• Compile school accountability results later in the process. Multiple states wait to publicly release data until they’ve compiled school accountability results, but this is a policy decision that adds more time between testing and parents getting results.

How can OSSE ensure the PARCC exam results are accessible and actionable?

Currently, it is unclear if families are receiving their PARCC exam results, and if they are it is also unclear whether they are given guidance to understand what the results mean or take action on them. OSSE must proactively release PARCC exam results to every family, and provide resources to families for understanding their child’s score and what to do about it. For the last two election cycles, the D.C. Board of Elections ensured every registered D.C. voter received their ballot before the election, and provided detailed instructions on how to vote by mail, drop box, or in person. There is no reason why we can’t apply this same strategy and practice in public education to all assessments, including MAP, iReady, and DIBELS.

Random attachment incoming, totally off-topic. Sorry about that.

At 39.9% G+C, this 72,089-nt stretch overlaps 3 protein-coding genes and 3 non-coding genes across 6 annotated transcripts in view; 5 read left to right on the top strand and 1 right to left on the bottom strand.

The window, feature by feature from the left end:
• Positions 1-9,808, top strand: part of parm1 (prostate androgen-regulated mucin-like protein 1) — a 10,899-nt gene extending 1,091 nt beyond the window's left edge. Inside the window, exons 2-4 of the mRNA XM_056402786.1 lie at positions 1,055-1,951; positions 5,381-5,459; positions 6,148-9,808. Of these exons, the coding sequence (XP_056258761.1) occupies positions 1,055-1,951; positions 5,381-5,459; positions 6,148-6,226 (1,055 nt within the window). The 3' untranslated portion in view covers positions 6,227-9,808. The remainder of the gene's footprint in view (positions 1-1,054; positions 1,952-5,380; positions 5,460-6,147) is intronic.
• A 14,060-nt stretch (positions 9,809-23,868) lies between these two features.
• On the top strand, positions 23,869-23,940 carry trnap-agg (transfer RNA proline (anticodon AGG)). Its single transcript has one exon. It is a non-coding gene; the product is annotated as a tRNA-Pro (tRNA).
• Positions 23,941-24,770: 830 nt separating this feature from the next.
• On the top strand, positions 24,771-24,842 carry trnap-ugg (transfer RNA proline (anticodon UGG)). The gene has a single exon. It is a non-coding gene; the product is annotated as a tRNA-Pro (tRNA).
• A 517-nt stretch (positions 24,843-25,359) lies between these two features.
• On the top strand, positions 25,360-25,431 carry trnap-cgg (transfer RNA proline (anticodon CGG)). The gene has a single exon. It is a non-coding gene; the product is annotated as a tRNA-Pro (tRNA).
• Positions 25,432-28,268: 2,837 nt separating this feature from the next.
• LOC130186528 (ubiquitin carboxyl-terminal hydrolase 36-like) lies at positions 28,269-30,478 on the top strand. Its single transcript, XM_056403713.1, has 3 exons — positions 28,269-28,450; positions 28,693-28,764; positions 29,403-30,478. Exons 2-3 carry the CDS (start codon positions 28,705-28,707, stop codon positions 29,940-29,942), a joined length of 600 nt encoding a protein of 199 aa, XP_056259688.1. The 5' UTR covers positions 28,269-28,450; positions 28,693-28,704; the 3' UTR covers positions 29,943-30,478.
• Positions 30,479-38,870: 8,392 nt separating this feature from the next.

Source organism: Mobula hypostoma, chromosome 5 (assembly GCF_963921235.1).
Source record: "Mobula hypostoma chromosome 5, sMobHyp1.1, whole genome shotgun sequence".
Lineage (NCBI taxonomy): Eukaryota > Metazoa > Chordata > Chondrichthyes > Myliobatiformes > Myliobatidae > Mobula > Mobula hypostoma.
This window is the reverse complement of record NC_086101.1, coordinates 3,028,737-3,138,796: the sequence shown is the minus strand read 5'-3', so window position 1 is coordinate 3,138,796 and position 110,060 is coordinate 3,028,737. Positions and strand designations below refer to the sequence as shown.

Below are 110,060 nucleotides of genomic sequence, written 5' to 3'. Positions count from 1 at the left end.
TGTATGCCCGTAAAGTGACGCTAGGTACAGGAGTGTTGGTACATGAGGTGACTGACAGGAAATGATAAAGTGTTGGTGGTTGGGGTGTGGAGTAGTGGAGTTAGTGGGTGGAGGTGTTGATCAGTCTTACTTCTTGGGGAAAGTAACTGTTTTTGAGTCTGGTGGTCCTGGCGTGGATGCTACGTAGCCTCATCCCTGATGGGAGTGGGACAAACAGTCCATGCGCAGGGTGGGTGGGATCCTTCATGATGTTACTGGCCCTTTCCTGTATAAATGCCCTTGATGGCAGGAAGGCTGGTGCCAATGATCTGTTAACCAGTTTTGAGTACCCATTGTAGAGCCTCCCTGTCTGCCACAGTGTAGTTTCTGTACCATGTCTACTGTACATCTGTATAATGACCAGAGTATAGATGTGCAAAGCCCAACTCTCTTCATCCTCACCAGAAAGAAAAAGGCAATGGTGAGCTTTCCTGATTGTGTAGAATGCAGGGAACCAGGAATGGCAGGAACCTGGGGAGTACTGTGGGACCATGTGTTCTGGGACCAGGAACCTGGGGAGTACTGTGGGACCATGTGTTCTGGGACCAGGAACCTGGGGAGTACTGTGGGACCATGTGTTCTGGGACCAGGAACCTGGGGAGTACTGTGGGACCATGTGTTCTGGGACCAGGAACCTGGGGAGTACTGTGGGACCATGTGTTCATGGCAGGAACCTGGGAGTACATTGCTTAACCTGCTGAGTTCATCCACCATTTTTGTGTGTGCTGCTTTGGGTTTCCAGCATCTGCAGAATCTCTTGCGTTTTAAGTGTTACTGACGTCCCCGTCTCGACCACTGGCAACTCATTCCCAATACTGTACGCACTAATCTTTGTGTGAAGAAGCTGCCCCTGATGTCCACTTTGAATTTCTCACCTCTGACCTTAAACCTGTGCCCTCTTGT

(THIRD) We must hold our schools accountable for ensuring every student receives a high-quality education. 

Student PARCC and NAEP scores plummeted in English Language Arts/Reading and Math and opportunity gaps widened.45 Much of this decline was predicted due to the pandemic. Still, there were schools who made leaps and those who sunk.

  1. The District needs to share lessons-learned from the pandemic6 and transparently scale solutions for schools that are struggling.
  2. Deepen engagement with families to improve student attendance. 3. Implement a city-wide plan that eliminates systemic inequities for students with disabilities.
  3. Require all K-5 educators to be trained in the science of reading.

Educational excellence requires political courage, the innate belief that every student can learn, and the commitment to treat parents as partners. Only then will we be able to ensure students can reach their full potential in the District of Columbia.